This is the third of my three-part series on Black unemployment. In Part I, I examined the overall Black employment picture under Obama. In Part II, I reviewed the relationship between age and Black unemployment. In this post, I look at the relationship between education and Black unemployment.
Given that the lifetime earnings difference between those who hold a bachelor’s degree and those who do not is about one million dollars, the economic costs of not getting a college degree are severe.
What the data in the figure show are that an individual’s employability as a high school dropout are terribly poor. The figure below shows unemployment rate by educational attainment. Achieving at least some college education lowers the chance of unemployment by at least 10%.
As a society, we do a poor job of explaining to high school students what a poor decision is made when one decides to drop out. I recognize that every situation is different, but given the high school dropout crisis confronting Black and Latino students, we clearly are failing in getting the right message across (and let’s not forget that Black male high school dropouts lead the nation in incarceration rates).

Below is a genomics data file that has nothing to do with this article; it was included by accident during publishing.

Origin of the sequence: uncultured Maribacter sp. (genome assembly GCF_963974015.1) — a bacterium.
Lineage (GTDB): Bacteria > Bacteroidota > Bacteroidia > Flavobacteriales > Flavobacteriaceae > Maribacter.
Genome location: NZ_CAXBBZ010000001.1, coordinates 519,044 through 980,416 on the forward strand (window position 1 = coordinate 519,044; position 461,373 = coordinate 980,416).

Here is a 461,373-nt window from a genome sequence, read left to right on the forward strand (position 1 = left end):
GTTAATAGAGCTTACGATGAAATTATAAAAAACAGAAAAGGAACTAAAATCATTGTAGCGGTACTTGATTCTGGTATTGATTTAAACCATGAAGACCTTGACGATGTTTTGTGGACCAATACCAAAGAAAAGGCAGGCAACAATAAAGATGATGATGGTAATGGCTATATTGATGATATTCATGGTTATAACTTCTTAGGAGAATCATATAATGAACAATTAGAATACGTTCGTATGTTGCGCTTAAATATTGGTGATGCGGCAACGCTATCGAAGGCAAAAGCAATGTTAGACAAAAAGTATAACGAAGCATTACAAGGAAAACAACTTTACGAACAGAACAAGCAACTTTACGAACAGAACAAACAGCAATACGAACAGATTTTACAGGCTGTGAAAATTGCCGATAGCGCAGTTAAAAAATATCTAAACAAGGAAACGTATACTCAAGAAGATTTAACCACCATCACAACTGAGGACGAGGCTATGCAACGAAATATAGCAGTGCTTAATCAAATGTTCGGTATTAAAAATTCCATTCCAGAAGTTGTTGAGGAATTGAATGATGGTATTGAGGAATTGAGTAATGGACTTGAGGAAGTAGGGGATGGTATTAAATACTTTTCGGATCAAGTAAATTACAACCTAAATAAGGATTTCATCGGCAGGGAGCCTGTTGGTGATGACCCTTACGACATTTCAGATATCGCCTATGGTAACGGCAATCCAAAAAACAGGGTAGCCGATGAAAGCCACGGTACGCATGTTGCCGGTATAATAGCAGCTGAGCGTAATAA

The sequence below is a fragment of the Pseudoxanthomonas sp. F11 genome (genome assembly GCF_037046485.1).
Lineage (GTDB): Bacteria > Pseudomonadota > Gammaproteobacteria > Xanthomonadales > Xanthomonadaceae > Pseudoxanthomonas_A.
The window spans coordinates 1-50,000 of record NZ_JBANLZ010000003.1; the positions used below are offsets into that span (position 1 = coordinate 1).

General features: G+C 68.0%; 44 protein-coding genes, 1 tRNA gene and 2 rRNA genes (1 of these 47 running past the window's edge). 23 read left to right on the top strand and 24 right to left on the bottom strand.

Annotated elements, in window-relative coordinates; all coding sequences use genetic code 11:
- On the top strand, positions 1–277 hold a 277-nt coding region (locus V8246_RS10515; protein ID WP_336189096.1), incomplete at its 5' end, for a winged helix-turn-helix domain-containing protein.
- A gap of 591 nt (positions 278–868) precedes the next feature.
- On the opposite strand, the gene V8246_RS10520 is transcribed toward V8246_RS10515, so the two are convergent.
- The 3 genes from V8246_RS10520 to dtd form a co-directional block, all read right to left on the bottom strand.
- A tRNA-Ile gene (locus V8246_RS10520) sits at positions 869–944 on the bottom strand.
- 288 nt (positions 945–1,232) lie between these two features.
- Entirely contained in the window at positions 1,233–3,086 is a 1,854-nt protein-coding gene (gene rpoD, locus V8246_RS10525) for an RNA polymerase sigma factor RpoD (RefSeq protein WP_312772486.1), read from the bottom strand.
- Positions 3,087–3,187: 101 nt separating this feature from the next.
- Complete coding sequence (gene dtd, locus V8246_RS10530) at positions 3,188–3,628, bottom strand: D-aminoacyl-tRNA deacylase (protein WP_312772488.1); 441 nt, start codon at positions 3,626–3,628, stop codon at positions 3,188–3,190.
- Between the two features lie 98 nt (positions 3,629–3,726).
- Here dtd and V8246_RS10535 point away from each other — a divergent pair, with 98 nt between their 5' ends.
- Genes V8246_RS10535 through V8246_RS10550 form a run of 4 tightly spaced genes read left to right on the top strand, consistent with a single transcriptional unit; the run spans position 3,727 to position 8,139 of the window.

All data are for adults Black adults 25 and over.
Despite the solid work of the National Urban League, they fight an uphill battle trying to get high school dropouts good jobs. The jobs they can find inner-city Blacks who lack a high school education are low-skill, low-wage dead-end jobs with little room for advancement in pay or responsibility.
In Part II, I encouraged President Obama and congressional Democrats to get serious in their focus on Black employment; however, only so much help is possible for an ill-equipped workforce. The workforce of the 21st century will be one that is strong on STEM (science, technology, engineering, and mathematics) skills and dropping out of high school makes obtaining STEM skills that much harder.
There are a lot of structural barriers to full employment for minorities and women. In fact, private sector bias in employment is at an all-time high. Nonetheless, Black workers cannot defeat discrimination and self-induced economic pain through astronomic high school dropout rates at the same time.